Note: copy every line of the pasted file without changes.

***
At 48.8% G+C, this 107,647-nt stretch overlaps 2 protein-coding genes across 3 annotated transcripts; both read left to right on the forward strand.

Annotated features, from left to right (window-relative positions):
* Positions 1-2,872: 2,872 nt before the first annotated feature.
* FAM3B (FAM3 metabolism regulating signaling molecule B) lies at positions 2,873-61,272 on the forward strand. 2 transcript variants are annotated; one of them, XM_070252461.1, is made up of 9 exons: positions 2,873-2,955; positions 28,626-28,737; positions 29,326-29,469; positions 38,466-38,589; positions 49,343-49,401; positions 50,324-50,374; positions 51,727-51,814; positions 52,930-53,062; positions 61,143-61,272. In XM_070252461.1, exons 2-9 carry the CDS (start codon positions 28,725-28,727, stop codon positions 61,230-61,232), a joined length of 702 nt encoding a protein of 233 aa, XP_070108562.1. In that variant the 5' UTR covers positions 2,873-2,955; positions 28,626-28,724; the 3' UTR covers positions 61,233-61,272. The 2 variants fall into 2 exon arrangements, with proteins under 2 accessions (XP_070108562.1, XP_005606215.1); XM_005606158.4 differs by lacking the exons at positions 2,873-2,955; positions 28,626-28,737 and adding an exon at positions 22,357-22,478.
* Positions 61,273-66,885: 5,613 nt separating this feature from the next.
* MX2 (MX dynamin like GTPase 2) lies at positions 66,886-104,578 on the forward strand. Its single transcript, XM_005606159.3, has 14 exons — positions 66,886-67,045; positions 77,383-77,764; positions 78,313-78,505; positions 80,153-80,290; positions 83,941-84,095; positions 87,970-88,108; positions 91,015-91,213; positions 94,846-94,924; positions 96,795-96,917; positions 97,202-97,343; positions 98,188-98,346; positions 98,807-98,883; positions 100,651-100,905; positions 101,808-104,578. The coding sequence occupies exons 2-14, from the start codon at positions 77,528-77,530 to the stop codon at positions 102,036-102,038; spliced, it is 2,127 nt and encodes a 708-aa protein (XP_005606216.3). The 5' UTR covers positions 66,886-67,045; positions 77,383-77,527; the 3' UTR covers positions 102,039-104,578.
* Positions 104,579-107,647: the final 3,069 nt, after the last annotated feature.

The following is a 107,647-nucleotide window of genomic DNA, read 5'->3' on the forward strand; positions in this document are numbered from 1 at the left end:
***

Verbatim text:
At 48.8% G+C, this 107,647-nt stretch overlaps 2 protein-coding genes across 3 annotated transcripts; both read left to right on the forward strand.

Annotated features, from left to right (window-relative positions):
* Positions 1-2,872: 2,872 nt before the first annotated feature.
* FAM3B (FAM3 metabolism regulating signaling molecule B) lies at positions 2,873-61,272 on the forward strand. 2 transcript variants are annotated; one of them, XM_070252461.1, is made up of 9 exons: positions 2,873-2,955; positions 28,626-28,737; positions 29,326-29,469; positions 38,466-38,589; positions 49,343-49,401; positions 50,324-50,374; positions 51,727-51,814; positions 52,930-53,062; positions 61,143-61,272. In XM_070252461.1, exons 2-9 carry the CDS (start codon positions 28,725-28,727, stop codon positions 61,230-61,232), a joined length of 702 nt encoding a protein of 233 aa, XP_070108562.1. In that variant the 5' UTR covers positions 2,873-2,955; positions 28,626-28,724; the 3' UTR covers positions 61,233-61,272. The 2 variants fall into 2 exon arrangements, with proteins under 2 accessions (XP_070108562.1, XP_005606215.1); XM_005606158.4 differs by lacking the exons at positions 2,873-2,955; positions 28,626-28,737 and adding an exon at positions 22,357-22,478.
* Positions 61,273-66,885: 5,613 nt separating this feature from the next.
* MX2 (MX dynamin like GTPase 2) lies at positions 66,886-104,578 on the forward strand. Its single transcript, XM_005606159.3, has 14 exons — positions 66,886-67,045; positions 77,383-77,764; positions 78,313-78,505; positions 80,153-80,290; positions 83,941-84,095; positions 87,970-88,108; positions 91,015-91,213; positions 94,846-94,924; positions 96,795-96,917; positions 97,202-97,343; positions 98,188-98,346; positions 98,807-98,883; positions 100,651-100,905; positions 101,808-104,578. The coding sequence occupies exons 2-14, from the start codon at positions 77,528-77,530 to the stop codon at positions 102,036-102,038; spliced, it is 2,127 nt and encodes a 708-aa protein (XP_005606216.3). The 5' UTR covers positions 66,886-67,045; positions 77,383-77,527; the 3' UTR covers positions 102,039-104,578.
* Positions 104,579-107,647: the final 3,069 nt, after the last annotated feature.

The following is a 107,647-nucleotide window of genomic DNA, read 5'->3' on the forward strand; positions in this document are numbered from 1 at the left end: